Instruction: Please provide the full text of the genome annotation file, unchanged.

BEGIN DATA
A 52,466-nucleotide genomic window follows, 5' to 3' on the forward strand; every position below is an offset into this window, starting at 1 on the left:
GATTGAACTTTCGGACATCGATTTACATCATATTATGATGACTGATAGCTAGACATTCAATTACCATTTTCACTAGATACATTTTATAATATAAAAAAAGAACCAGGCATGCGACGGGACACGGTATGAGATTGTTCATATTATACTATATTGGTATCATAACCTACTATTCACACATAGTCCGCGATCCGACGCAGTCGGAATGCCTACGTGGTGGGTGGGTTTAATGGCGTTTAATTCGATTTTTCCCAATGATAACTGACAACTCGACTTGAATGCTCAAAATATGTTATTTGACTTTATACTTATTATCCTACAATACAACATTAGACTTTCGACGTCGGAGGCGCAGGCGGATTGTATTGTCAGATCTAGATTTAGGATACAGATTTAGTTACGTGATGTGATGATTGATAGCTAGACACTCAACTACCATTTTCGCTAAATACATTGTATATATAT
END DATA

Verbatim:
A 52,466-nucleotide genomic window follows, 5' to 3' on the forward strand; every position below is an offset into this window, starting at 1 on the left:
GATTGAACTTTCGGACATCGATTTACATCATATTATGATGACTGATAGCTAGACATTCAATTACCATTTTCACTAGATACATTTTATAATATAAAAAAAGAACCAGGCATGCGACGGGACACGGTATGAGATTGTTCATATTATACTATATTGGTATCATAACCTACTATTCACACATAGTCCGCGATCCGACGCAGTCGGAATGCCTACGTGGTGGGTGGGTTTAATGGCGTTTAATTCGATTTTTCCCAATGATAACTGACAACTCGACTTGAATGCTCAAAATATGTTATTTGACTTTATACTTATTATCCTACAATACAACATTAGACTTTCGACGTCGGAGGCGCAGGCGGATTGTATTGTCAGATCTAGATTTAGGATACAGATTTAGTTACGTGATGTGATGATTGATAGCTAGACACTCAACTACCATTTTCGCTAAATACATTGTATATATAT